March 05, 2005

Subhas C Bose : The Mystery of his Disappearance

The "antardhan rahashya" or the mysterious disappearance of this charismatic and controversial political activist of pre-Independence India is a source of endless speculation. Let me add my twist to the tale ...

The "official" view is that he died in air-crash in Taiwan while flying from Saigon to "who knows where". In the dying days of the Second World War when the world was in turmoil there is not enough forensic evidence to come to this unambigous conclusion.

The conspiracy theorists believe that Subhas Bose fled to Russia and was held captive by Stalin at the instance of the British Government who did not want him back in India. This continued after India's independence because J N Nehru, the man who become the "king" of India after Independence did not want his erstwhile political rival to return as a pretender to the throne. He used his personal proximity with the Soviet leadership to keep Subhas Bose imprisoned in Russia and in return for this favour aligned himself with the Soviet regime under the garb of Non-alingment. These people believe that Subhas is still alive today ...

My personal view is more closely aligned towards the latter story but with a small twist.

I believe the air-crash never happened and Subhas faked it to throw the Allied powers of his trail. He subsequently tied up with a group of Japanese war-lords who, knowing that allied powers would capture Japan, had planned to set up a separate country in Manchuria. This would be the safe haven for the eastern Axis, just as Argentina and other South American countries were for the Nazi and western Axis.

These plan succeeded but only for a while. The Manchurian state was indeed set up and the conspirators along with Subhas Bose did reach with their bag and baggage. But their dreams of a safe haven were shattered by the Soviet army which along with the Chinese demolished this nasceant state [ my knowledge is a little fuzzy here .. not sure of the exact sequence of events but net-net Soviets overran the place]

Subhas Bose was either killed outright or died in prison.

The British were certainly aware of the fact but they did not wish to publicise it because Subhas was popular in India and it would not go down well if a British ally had murdered him.

Subsequenly J L Nehru learned of the same through diplomatic channels but even he did not want to embarass the Russians who were not only his bosom friends but also a (obviously flawed) role model for the new nation that he was ruling over

And of course the confirmed hypocrites of the Indian communist movement would never have had the guts to acknowledge that their glorious leaders in Russia had murdered one of the most charismatic characters of the Indian independence movement.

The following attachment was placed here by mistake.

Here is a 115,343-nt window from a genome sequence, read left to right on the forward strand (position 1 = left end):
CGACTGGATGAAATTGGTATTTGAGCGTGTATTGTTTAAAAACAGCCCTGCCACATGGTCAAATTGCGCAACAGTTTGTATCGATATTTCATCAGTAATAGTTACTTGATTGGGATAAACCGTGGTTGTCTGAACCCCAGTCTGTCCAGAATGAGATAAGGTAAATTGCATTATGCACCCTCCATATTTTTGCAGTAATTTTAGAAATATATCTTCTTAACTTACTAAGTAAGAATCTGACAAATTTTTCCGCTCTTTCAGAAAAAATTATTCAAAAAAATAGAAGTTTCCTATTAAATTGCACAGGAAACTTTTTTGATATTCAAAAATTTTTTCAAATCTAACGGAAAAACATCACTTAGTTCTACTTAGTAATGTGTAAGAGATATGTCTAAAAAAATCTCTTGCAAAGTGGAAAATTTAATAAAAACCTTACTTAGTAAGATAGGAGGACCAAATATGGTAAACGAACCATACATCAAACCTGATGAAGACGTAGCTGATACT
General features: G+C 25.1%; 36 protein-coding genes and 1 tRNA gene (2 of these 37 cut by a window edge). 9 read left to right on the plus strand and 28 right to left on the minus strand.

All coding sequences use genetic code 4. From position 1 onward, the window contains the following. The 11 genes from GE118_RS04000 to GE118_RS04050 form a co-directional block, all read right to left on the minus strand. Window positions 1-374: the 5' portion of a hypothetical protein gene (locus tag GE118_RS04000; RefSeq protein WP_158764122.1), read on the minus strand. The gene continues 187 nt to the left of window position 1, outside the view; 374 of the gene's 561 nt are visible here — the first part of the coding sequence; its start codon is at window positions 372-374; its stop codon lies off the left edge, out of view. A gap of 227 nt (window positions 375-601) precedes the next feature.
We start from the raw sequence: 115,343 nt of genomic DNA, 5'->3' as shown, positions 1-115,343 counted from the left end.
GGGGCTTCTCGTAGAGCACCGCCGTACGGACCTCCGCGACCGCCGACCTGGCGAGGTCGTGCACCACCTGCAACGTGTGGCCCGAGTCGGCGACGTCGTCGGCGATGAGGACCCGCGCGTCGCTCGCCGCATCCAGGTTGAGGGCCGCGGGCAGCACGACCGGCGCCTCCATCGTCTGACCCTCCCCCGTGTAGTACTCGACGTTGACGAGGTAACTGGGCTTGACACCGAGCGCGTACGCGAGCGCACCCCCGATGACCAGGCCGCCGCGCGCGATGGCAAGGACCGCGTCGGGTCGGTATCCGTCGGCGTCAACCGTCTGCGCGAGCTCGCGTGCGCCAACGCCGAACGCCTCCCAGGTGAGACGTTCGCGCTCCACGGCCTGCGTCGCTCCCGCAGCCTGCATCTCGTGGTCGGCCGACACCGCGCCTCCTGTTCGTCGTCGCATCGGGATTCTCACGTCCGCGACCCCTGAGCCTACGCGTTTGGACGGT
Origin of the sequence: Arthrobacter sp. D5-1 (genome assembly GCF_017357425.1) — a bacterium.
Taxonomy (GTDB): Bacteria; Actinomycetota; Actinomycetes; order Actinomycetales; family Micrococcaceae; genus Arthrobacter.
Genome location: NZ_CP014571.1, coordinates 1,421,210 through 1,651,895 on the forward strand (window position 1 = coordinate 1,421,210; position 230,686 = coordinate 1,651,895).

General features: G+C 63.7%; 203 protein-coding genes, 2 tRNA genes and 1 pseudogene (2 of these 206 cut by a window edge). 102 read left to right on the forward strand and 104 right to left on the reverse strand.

Net-net Subhas Bose died, not a heroic figure fighting to the last but a fugitive from the war who was killed in flight. Not a very honourable end ... which is why no one really wants to get to the truth.

"It was a candle in the wind that died long before the legend ever will ..."
P.S. Some more information has come to light about the last days of the WWII in Asia.
This article in the Japan Times documents how a massive Russian attack on Japan's territories in North East Asia, on the day of Nagasaki bomb finally demolished any hope that the Japanese military command had had of living to fight another day. Until this attack, the Japanese military still believed that even if their island was overrun, a negotiated settlement with Russia, their one time ally, will allow them to have a safe haven in Manchuria and Korea -- just as Subhas Bose believed.


Atlanta MasterCrafters Toastmasters Club said...

Thank you very much for this post. I gone thru some articles that Stalin got him captured and he Netaji died in soviet prison.

Aditya Sharma said...

Excellent analytical thoughts in the blog, thank you! However, it does not feel good to know this aspect of one of the most revered leaders of our country.

A long chain of people seemed to have participated in the suppressing this truth. I wonder why none of them chose to break-off the chain, seek asylum in a safe country and reveal it all through memoirs for huge monetary gains. What common factor, so binding over last 70 years, to have resisted them or their kith and kin to have gone public?

Subhas C Chandra was a glorious leader from Eastern India. Due to lack of facts around his sad disappearance we get to see that sometimes his intentions and actions are criticised. I fear that this may catch a movement and shall leave scarred impression of this great leader in the eyes of our children who may shift towards imaginary world on learning that most of the historical role models were essentially ‘set-up’ to meet political ends.

May I suggest that we all direct our ire and energy to expose those who were supposedly in the know of the truth but eschew to reveal it. In the interim, we should continue to protect and eulogise the legacy of one of the bravest ‘action’ leader India ever saw.